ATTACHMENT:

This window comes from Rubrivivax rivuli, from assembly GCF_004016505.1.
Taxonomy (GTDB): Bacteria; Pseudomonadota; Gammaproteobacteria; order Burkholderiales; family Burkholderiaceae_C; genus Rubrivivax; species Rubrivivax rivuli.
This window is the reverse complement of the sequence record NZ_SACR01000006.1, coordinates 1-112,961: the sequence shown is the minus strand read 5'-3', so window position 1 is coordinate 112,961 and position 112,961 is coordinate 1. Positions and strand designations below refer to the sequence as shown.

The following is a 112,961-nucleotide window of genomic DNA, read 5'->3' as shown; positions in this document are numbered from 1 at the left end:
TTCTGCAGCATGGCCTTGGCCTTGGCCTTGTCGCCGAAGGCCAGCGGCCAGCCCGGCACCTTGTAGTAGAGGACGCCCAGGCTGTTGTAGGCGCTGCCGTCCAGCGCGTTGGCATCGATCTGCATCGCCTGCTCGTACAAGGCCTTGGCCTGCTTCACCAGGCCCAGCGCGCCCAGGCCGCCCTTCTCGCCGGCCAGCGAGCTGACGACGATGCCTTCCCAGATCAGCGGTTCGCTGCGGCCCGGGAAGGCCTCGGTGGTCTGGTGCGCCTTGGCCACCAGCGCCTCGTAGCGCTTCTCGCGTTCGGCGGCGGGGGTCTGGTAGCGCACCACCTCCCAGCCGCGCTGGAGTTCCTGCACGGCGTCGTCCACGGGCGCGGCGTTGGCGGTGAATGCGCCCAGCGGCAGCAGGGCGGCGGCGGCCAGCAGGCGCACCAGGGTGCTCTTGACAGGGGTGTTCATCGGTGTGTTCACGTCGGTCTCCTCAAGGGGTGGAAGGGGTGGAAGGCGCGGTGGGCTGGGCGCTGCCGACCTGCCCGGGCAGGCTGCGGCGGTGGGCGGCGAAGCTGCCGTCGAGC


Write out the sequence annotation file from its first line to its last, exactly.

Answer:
This window comes from Rubrivivax rivuli, from assembly GCF_004016505.1.
Taxonomy (GTDB): Bacteria; Pseudomonadota; Gammaproteobacteria; order Burkholderiales; family Burkholderiaceae_C; genus Rubrivivax; species Rubrivivax rivuli.
This window is the reverse complement of the sequence record NZ_SACR01000006.1, coordinates 1-112,961: the sequence shown is the minus strand read 5'-3', so window position 1 is coordinate 112,961 and position 112,961 is coordinate 1. Positions and strand designations below refer to the sequence as shown.

The following is a 112,961-nucleotide window of genomic DNA, read 5'->3' as shown; positions in this document are numbered from 1 at the left end:
TTCTGCAGCATGGCCTTGGCCTTGGCCTTGTCGCCGAAGGCCAGCGGCCAGCCCGGCACCTTGTAGTAGAGGACGCCCAGGCTGTTGTAGGCGCTGCCGTCCAGCGCGTTGGCATCGATCTGCATCGCCTGCTCGTACAAGGCCTTGGCCTGCTTCACCAGGCCCAGCGCGCCCAGGCCGCCCTTCTCGCCGGCCAGCGAGCTGACGACGATGCCTTCCCAGATCAGCGGTTCGCTGCGGCCCGGGAAGGCCTCGGTGGTCTGGTGCGCCTTGGCCACCAGCGCCTCGTAGCGCTTCTCGCGTTCGGCGGCGGGGGTCTGGTAGCGCACCACCTCCCAGCCGCGCTGGAGTTCCTGCACGGCGTCGTCCACGGGCGCGGCGTTGGCGGTGAATGCGCCCAGCGGCAGCAGGGCGGCGGCGGCCAGCAGGCGCACCAGGGTGCTCTTGACAGGGGTGTTCATCGGTGTGTTCACGTCGGTCTCCTCAAGGGGTGGAAGGGGTGGAAGGCGCGGTGGGCTGGGCGCTGCCGACCTGCCCGGGCAGGCTGCGGCGGTGGGCGGCGAAGCTGCCGTCGAGC